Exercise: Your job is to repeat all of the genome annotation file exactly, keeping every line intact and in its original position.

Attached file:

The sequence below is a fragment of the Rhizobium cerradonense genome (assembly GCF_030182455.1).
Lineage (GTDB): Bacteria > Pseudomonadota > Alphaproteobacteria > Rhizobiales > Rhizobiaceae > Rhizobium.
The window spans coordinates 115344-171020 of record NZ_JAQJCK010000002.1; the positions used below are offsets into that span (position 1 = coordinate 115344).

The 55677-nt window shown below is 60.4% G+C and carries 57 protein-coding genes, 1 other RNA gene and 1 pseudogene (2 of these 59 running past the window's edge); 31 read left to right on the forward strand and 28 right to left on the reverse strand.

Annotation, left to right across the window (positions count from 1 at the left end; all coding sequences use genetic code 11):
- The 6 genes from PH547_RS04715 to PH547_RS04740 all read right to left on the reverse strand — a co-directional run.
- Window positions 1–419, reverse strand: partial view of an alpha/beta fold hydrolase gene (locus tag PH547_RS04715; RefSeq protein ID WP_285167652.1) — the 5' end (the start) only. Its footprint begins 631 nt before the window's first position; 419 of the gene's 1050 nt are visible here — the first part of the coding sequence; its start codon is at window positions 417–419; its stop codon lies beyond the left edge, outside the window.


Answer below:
The sequence below is a fragment of the Rhizobium cerradonense genome (assembly GCF_030182455.1).
Lineage (GTDB): Bacteria > Pseudomonadota > Alphaproteobacteria > Rhizobiales > Rhizobiaceae > Rhizobium.
The window spans coordinates 115344-171020 of record NZ_JAQJCK010000002.1; the positions used below are offsets into that span (position 1 = coordinate 115344).

The 55677-nt window shown below is 60.4% G+C and carries 57 protein-coding genes, 1 other RNA gene and 1 pseudogene (2 of these 59 running past the window's edge); 31 read left to right on the forward strand and 28 right to left on the reverse strand.

Annotation, left to right across the window (positions count from 1 at the left end; all coding sequences use genetic code 11):
- The 6 genes from PH547_RS04715 to PH547_RS04740 all read right to left on the reverse strand — a co-directional run.
- Window positions 1–419, reverse strand: partial view of an alpha/beta fold hydrolase gene (locus tag PH547_RS04715; RefSeq protein ID WP_285167652.1) — the 5' end (the start) only. Its footprint begins 631 nt before the window's first position; 419 of the gene's 1050 nt are visible here — the first part of the coding sequence; its start codon is at window positions 417–419; its stop codon lies beyond the left edge, outside the window.